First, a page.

InGaN/GaN heterostructures were grown on c-plane sapphire substrates using metal organic chemical vapour deposition by varying the trimethylindium flow rate as 7, 10 and 14 μmol/min. The structural, morphological, optical and electrical properties of InGaN layers were investigated. Crystalline quality, dislocation densities comprising of screw and edge types in InGaN and GaN layer have been analyzed using High-Resolution X-ray Diffractometer (HRXRD). The composition of Indium (In) in the InGaN layers was estimated around 8–10% which was found to be dependent on the In flow rate. The strain between InGaN and underlying GaN layer have been analyzed through reciprocal space mapping studies along the (1 0–1 5) plane in InGaN/GaN heterostructures. The features of V and trench defects were observed using scanning electron microscopy and atomic force microscopy respectively. The V and trench defect density has been correlated with the pre-existing threading dislocation density estimated using HRXRD measurements. Also the trench defects were observed to be a coalescence of V defects in InGaN layers. The photoluminescence results showcased the band edge emission peaks at three different points (primary flat, centre, and Edge). These peak variations were found to be red shifted in all three points. This may be due to the fluctuations in the Indium composition and its corresponding V and trench defects respectively. The Hall measurements exhibit an alteration in the semiconducting behavior with respect to V and trench defect surrounded InGaN layers. And, it also emphasizes that the compressive strain in underlying GaN can lead to the high sheet concentration compared to the tensile strain in the underlying GaN layer. It clearly suggests that the V and trench defect surrounded InGaN layers are the suitable material for next generation optoelectronics applications.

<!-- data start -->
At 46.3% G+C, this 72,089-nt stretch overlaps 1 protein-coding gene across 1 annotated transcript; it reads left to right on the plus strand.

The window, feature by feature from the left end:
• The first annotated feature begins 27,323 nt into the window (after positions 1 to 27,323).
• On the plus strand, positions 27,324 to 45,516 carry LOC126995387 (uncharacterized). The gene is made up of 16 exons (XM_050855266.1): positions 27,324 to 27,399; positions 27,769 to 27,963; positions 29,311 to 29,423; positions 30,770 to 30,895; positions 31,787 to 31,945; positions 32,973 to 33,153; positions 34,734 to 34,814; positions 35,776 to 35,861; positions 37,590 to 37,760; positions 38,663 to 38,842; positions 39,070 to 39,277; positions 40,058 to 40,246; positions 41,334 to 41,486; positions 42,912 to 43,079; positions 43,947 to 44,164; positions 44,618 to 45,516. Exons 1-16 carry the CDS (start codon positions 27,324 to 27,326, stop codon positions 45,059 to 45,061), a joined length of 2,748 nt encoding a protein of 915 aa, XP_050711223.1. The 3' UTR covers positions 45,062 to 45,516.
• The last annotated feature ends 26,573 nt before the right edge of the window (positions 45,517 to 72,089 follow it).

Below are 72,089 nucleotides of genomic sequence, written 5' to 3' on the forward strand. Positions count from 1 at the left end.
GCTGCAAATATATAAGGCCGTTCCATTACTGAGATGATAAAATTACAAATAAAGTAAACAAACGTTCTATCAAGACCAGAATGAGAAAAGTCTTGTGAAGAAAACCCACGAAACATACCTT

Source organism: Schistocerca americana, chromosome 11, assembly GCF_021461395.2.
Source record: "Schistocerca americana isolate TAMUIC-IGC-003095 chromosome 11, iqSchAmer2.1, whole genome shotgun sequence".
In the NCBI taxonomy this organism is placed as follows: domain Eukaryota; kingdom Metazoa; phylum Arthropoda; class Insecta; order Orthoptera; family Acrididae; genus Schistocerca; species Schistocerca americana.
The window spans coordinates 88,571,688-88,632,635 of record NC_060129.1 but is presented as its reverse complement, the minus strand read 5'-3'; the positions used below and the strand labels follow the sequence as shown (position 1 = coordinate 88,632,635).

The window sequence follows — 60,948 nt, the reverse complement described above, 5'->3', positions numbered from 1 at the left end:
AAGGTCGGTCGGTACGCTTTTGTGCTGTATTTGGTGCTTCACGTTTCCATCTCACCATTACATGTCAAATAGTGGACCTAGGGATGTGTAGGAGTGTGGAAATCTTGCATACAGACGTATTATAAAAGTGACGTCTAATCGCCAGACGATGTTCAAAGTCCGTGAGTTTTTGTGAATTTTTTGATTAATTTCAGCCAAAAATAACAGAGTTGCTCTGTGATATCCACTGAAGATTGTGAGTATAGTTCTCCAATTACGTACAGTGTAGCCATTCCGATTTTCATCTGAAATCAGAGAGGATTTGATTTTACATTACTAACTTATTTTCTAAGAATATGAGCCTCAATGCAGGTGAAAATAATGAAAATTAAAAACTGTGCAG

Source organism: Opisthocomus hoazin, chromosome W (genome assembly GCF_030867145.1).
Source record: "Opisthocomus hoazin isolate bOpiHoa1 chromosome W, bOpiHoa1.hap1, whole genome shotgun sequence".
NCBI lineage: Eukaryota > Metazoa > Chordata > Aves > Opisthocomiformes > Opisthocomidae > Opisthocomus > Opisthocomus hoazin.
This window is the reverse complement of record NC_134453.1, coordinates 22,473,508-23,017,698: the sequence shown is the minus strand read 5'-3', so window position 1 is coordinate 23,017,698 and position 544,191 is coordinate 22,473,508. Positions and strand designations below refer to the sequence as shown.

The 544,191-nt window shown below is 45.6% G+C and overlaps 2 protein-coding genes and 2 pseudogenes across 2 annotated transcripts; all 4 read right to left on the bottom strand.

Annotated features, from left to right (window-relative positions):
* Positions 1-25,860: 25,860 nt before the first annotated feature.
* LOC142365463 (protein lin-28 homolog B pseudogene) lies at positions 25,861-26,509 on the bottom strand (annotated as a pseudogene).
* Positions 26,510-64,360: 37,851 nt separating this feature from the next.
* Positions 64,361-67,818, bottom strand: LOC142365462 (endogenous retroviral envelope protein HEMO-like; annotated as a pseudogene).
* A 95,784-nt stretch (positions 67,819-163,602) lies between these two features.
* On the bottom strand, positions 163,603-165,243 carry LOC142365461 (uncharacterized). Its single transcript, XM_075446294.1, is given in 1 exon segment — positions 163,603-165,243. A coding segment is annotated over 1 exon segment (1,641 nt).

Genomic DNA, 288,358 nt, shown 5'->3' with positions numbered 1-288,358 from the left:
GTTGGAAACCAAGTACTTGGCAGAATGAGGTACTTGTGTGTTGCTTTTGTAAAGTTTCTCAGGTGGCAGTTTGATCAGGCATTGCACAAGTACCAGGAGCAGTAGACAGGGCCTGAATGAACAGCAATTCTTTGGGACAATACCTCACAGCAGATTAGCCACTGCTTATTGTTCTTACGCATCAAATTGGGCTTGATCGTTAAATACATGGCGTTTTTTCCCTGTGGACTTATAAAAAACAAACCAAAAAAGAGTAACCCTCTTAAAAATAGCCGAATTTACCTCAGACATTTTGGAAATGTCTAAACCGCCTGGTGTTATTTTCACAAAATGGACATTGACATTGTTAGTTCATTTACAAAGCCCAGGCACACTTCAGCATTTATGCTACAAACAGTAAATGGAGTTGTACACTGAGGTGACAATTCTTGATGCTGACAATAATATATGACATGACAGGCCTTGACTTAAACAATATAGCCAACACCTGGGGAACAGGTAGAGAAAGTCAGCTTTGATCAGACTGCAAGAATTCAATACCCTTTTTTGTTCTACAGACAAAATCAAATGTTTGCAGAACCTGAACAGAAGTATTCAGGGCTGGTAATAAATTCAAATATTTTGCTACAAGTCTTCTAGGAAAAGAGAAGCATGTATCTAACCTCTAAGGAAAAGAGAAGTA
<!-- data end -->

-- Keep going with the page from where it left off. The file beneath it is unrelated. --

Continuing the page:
- Metal organic chemical vapour deposition
- High-resolution X-Ray diffraction
- Trench defect
- Red shift
- Hall measurement